A Lost Lady: A Narrative of Manifest Destiny and Neocolonialism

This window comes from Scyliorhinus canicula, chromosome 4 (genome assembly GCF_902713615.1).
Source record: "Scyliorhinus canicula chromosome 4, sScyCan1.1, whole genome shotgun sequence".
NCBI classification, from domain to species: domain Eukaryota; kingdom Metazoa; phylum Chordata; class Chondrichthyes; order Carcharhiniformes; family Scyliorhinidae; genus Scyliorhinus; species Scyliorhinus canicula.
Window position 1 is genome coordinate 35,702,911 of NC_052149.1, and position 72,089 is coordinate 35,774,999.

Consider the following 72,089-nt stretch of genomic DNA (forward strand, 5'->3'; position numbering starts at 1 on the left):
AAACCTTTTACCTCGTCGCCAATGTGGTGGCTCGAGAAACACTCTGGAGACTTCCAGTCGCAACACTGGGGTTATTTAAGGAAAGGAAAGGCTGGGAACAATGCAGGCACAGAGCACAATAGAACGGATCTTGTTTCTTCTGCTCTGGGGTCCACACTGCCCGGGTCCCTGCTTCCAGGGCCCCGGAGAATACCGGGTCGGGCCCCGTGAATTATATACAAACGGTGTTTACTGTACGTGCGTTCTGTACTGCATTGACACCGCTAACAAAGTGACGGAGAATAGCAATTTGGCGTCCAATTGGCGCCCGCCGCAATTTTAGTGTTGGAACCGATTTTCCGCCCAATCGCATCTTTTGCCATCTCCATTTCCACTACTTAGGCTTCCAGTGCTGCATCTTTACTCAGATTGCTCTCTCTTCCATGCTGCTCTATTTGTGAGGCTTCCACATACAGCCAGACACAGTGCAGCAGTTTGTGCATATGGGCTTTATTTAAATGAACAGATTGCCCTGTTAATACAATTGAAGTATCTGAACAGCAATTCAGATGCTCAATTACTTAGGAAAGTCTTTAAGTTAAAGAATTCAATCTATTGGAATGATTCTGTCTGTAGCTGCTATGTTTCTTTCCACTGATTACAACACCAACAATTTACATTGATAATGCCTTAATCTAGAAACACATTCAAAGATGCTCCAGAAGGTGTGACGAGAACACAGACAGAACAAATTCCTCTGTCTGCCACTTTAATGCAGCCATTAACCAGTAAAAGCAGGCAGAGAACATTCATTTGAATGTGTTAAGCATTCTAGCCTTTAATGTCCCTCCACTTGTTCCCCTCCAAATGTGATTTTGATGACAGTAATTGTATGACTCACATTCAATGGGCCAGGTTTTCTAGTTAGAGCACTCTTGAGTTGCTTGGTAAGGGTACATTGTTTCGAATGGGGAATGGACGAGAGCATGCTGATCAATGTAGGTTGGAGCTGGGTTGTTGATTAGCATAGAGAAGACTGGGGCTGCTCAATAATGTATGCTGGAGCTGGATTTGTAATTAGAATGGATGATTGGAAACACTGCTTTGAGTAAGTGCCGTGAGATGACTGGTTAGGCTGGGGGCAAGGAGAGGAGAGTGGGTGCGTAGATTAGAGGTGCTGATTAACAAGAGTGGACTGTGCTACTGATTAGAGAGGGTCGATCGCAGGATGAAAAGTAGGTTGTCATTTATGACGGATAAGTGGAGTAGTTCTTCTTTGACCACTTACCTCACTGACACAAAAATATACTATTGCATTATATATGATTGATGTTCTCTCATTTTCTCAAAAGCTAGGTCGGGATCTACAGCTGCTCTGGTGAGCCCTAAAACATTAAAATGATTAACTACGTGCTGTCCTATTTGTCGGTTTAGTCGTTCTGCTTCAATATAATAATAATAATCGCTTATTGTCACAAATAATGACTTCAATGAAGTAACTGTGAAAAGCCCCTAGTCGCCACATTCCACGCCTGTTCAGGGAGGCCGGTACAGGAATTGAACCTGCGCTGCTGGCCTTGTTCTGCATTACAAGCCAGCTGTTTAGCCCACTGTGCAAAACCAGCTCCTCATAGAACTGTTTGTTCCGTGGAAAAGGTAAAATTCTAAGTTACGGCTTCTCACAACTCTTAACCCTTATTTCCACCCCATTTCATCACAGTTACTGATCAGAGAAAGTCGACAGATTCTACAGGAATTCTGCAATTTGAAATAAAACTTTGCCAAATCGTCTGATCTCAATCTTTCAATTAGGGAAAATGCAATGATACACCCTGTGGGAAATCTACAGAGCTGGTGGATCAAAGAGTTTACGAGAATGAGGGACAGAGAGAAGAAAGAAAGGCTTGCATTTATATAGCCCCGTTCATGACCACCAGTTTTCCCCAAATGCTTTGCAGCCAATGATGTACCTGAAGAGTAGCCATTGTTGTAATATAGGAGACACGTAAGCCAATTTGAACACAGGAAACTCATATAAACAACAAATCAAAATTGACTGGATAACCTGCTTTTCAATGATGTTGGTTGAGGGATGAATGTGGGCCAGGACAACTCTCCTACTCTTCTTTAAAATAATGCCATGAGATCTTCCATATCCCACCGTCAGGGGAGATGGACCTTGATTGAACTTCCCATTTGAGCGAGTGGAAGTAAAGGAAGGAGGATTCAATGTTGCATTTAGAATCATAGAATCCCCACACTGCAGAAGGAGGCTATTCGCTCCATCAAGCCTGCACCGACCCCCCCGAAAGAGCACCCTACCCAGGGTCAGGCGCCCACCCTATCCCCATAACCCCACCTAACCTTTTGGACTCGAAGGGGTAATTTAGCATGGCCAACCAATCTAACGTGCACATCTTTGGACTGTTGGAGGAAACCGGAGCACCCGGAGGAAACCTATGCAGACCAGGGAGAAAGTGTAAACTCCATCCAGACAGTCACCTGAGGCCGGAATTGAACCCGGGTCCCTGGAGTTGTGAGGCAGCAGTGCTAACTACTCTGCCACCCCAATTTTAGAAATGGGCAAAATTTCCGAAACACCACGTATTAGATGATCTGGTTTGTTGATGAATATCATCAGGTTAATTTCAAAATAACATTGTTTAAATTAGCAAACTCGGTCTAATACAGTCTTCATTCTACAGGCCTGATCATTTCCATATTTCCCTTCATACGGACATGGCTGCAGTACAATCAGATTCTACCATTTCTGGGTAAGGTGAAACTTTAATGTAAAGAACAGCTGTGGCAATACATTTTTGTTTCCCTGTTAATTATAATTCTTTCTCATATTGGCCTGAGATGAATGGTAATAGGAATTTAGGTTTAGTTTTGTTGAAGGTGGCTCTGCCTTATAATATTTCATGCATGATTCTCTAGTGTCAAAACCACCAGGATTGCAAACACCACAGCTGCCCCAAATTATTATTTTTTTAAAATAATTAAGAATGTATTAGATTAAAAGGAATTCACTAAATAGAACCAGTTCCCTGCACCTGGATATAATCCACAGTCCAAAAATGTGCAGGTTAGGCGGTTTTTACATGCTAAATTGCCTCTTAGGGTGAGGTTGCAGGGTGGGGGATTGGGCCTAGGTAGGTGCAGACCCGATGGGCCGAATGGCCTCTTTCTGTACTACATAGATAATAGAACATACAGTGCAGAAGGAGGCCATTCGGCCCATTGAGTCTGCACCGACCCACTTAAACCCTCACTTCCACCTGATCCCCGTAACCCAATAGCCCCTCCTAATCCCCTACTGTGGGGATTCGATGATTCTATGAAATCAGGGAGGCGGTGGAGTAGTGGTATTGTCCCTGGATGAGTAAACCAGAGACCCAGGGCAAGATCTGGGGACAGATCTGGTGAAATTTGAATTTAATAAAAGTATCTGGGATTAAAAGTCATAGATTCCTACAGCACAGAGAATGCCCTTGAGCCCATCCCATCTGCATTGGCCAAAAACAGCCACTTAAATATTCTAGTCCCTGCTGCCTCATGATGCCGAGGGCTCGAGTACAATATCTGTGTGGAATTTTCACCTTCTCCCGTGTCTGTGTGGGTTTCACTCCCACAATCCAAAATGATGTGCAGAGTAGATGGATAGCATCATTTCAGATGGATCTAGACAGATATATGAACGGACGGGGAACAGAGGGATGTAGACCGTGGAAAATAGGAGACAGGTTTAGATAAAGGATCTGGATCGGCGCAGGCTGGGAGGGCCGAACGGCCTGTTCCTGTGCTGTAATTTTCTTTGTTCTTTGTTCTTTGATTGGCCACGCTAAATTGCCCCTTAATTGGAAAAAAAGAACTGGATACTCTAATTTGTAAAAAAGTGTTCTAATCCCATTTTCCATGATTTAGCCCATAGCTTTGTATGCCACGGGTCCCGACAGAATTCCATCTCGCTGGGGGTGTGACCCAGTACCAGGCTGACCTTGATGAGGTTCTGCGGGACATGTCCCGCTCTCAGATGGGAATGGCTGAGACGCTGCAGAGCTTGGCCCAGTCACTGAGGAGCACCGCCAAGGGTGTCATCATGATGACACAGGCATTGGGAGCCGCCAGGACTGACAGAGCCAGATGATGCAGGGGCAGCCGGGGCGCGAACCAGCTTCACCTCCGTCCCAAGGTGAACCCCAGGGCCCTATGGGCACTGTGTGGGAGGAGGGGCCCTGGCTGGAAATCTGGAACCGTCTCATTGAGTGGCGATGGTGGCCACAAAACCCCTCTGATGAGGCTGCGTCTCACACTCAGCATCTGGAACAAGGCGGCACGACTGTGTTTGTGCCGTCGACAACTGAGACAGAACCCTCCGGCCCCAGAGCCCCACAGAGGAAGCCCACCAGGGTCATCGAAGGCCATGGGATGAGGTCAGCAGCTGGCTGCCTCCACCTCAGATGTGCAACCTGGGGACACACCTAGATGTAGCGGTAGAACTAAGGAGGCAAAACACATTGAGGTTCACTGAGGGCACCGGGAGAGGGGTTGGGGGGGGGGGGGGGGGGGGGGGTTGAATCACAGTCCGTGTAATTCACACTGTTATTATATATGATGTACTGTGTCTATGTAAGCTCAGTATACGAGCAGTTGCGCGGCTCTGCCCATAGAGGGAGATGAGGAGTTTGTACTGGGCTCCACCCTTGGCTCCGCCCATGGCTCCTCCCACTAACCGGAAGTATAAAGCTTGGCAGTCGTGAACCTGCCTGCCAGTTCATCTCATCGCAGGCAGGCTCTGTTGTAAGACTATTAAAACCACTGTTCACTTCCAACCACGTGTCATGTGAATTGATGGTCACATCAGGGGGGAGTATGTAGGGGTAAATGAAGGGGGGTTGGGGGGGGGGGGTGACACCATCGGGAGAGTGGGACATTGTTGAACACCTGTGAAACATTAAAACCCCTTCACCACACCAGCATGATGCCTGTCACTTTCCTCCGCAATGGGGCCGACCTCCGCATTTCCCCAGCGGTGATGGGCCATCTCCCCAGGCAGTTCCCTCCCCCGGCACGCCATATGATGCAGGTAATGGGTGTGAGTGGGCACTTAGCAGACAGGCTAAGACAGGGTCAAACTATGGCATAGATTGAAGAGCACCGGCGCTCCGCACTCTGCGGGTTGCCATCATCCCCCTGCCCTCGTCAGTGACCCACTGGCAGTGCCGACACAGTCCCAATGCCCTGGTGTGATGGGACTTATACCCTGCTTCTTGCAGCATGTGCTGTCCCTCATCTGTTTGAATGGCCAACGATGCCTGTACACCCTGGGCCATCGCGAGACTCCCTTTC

The greatly examined story of A Lost Lady usually depicts Mrs. Forrester’s success in meeting and adapting to the challenges of a changing world, a world characterized by materialism and self-fulfilment. However, the overlooked story, one far more disturbing than the privileged story in the text, is the narrative of oppressed groups of people of other races and the lower class. Drawing on some aspects of postcolonial theory, this paper explores Willa Cather’s own reactions to real changes in her society, to the waning power of imperialism, and of her nostalgic longing for the western prairies of her youth, without showing any sympathy for the dispossessed Native Americans and other oppressed races. It will also disclose the unmistakable colonial overtones, which remarkably resonate with the common discourse of “Manifest Destiny” during the time period of American expansion to the Wild West.
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